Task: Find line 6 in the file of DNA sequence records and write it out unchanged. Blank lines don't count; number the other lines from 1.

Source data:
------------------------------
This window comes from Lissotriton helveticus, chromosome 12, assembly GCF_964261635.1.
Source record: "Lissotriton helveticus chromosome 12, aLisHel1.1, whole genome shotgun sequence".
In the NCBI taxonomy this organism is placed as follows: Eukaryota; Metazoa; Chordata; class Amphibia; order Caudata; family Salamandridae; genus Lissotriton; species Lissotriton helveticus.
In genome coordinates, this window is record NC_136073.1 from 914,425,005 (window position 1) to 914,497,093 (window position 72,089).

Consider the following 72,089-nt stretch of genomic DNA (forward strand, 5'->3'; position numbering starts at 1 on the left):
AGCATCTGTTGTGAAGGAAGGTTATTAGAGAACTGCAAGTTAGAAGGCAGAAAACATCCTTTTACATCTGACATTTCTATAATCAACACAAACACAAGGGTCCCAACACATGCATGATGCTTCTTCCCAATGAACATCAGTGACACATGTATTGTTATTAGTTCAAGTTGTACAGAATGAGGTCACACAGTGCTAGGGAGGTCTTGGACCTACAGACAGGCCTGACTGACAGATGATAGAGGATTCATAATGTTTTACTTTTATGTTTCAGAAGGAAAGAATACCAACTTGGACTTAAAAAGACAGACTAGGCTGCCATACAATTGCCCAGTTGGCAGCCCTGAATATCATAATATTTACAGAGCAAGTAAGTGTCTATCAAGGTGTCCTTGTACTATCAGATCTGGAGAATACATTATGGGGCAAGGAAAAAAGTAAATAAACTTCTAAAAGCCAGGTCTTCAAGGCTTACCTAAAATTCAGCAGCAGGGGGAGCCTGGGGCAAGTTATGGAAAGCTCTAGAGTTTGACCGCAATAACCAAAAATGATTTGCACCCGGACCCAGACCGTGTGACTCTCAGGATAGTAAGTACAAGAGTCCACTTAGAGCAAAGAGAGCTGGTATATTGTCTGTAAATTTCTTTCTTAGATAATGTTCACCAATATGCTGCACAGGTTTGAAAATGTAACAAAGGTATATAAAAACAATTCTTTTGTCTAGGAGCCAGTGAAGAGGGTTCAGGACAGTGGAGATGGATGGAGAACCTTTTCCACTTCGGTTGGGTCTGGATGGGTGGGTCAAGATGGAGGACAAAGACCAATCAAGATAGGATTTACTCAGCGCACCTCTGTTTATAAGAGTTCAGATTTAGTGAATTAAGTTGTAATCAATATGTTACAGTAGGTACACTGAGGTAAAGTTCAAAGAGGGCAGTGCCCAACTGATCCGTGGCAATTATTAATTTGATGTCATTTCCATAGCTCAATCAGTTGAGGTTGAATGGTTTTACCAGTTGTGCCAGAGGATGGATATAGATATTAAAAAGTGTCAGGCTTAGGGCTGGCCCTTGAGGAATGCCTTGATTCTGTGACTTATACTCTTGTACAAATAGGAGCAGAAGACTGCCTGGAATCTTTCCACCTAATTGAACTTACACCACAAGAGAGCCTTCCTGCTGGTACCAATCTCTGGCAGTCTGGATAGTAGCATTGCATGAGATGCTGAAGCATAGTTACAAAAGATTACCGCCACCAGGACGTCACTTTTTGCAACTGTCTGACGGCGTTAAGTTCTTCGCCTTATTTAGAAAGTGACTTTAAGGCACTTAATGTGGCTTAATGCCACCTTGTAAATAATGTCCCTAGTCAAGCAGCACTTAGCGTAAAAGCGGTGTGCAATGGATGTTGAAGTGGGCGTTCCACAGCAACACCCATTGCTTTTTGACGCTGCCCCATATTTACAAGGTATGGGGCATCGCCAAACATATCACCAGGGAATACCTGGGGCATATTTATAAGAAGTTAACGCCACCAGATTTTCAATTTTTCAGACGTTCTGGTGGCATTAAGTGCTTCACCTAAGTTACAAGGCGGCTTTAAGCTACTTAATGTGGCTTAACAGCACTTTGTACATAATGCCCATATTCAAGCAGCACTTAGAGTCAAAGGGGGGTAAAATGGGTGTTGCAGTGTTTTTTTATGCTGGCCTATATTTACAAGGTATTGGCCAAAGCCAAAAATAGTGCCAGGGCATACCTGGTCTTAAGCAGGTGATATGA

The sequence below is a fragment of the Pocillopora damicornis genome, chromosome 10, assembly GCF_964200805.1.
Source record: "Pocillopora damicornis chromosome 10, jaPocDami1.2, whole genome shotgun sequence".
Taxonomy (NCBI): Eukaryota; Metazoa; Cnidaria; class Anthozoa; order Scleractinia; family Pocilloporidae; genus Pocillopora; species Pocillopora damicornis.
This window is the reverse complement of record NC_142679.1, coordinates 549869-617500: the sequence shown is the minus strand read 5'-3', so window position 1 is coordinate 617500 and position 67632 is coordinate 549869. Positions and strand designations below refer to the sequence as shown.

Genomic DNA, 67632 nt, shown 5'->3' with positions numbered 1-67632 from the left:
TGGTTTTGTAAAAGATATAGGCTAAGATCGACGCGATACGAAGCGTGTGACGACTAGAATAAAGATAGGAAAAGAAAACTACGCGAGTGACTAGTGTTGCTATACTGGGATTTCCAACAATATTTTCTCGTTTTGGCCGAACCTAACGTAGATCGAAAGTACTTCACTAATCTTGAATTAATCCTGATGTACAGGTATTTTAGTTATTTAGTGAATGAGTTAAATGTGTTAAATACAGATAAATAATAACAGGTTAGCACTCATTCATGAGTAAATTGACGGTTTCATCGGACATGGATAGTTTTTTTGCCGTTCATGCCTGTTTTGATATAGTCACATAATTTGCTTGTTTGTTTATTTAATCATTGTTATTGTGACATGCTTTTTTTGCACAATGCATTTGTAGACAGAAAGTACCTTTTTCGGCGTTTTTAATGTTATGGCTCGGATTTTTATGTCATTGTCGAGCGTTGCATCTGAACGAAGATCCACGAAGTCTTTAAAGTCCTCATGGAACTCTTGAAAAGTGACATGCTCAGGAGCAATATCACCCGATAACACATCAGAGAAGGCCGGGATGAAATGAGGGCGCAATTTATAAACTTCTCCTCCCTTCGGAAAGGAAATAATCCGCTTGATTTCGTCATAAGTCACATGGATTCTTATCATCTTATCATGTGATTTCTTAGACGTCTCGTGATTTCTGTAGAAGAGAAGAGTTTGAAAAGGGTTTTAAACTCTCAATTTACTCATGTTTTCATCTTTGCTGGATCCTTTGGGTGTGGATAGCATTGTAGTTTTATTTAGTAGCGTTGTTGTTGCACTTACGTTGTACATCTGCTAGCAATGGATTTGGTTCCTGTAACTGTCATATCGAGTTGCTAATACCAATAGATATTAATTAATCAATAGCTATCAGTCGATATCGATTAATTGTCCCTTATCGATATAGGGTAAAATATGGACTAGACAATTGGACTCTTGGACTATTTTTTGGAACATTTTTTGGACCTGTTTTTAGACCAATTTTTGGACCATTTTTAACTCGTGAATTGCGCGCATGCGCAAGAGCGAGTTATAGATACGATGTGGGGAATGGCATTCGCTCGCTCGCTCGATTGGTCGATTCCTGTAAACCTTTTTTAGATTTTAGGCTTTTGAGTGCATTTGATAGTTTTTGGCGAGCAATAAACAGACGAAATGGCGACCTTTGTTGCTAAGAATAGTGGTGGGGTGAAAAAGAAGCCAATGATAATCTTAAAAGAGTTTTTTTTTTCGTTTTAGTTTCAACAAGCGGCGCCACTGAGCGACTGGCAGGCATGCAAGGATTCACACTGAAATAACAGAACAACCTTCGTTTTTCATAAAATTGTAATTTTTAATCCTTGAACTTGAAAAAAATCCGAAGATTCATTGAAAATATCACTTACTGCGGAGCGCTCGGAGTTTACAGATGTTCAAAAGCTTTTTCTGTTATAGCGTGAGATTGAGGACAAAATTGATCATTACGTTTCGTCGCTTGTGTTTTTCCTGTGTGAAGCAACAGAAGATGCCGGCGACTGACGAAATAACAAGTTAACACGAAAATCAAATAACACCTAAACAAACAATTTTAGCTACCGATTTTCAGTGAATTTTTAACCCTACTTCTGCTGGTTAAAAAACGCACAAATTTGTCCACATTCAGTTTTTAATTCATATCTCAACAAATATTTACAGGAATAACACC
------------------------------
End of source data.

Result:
AGCATCTGTTGTGAAGGAAGGTTATTAGAGAACTGCAAGTTAGAAGGCAGAAAACATCCTTTTACATCTGACATTTCTATAATCAACACAAACACAAGGGTCCCAACACATGCATGATGCTTCTTCCCAATGAACATCAGTGACACATGTATTGTTATTAGTTCAAGTTGTACAGAATGAGGTCACACAGTGCTAGGGAGGTCTTGGACCTACAGACAGGCCTGACTGACAGATGATAGAGGATTCATAATGTTTTACTTTTATGTTTCAGAAGGAAAGAATACCAACTTGGACTTAAAAAGACAGACTAGGCTGCCATACAATTGCCCAGTTGGCAGCCCTGAATATCATAATATTTACAGAGCAAGTAAGTGTCTATCAAGGTGTCCTTGTACTATCAGATCTGGAGAATACATTATGGGGCAAGGAAAAAAGTAAATAAACTTCTAAAAGCCAGGTCTTCAAGGCTTACCTAAAATTCAGCAGCAGGGGGAGCCTGGGGCAAGTTATGGAAAGCTCTAGAGTTTGACCGCAATAACCAAAAATGATTTGCACCCGGACCCAGACCGTGTGACTCTCAGGATAGTAAGTACAAGAGTCCACTTAGAGCAAAGAGAGCTGGTATATTGTCTGTAAATTTCTTTCTTAGATAATGTTCACCAATATGCTGCACAGGTTTGAAAATGTAACAAAGGTATATAAAAACAATTCTTTTGTCTAGGAGCCAGTGAAGAGGGTTCAGGACAGTGGAGATGGATGGAGAACCTTTTCCACTTCGGTTGGGTCTGGATGGGTGGGTCAAGATGGAGGACAAAGACCAATCAAGATAGGATTTACTCAGCGCACCTCTGTTTATAAGAGTTCAGATTTAGTGAATTAAGTTGTAATCAATATGTTACAGTAGGTACACTGAGGTAAAGTTCAAAGAGGGCAGTGCCCAACTGATCCGTGGCAATTATTAATTTGATGTCATTTCCATAGCTCAATCAGTTGAGGTTGAATGGTTTTACCAGTTGTGCCAGAGGATGGATATAGATATTAAAAAGTGTCAGGCTTAGGGCTGGCCCTTGAGGAATGCCTTGATTCTGTGACTTATACTCTTGTACAAATAGGAGCAGAAGACTGCCTGGAATCTTTCCACCTAATTGAACTTACACCACAAGAGAGCCTTCCTGCTGGTACCAATCTCTGGCAGTCTGGATAGTAGCATTGCATGAGATGCTGAAGCATAGTTACAAAAGATTACCGCCACCAGGACGTCACTTTTTGCAACTGTCTGACGGCGTTAAGTTCTTCGCCTTATTTAGAAAGTGACTTTAAGGCACTTAATGTGGCTTAATGCCACCTTGTAAATAATGTCCCTAGTCAAGCAGCACTTAGCGTAAAAGCGGTGTGCAATGGATGTTGAAGTGGGCGTTCCACAGCAACACCCATTGCTTTTTGACGCTGCCCCATATTTACAAGGTATGGGGCATCGCCAAACATATCACCAGGGAATACCTGGGGCATATTTATAAGAAGTTAACGCCACCAGATTTTCAATTTTTCAGACGTTCTGGTGGCATTAAGTGCTTCACCTAAGTTACAAGGCGGCTTTAAGCTACTTAATGTGGCTTAACAGCACTTTGTACATAATGCCCATATTCAAGCAGCACTTAGAGTCAAAGGGGGGTAAAATGGGTGTTGCAGTGTTTTTTTATGCTGGCCTATATTTACAAGGTATTGGCCAAAGCCAAAAATAGTGCCAGGGCATACCTGGTCTTAAGCAGGTGATATGA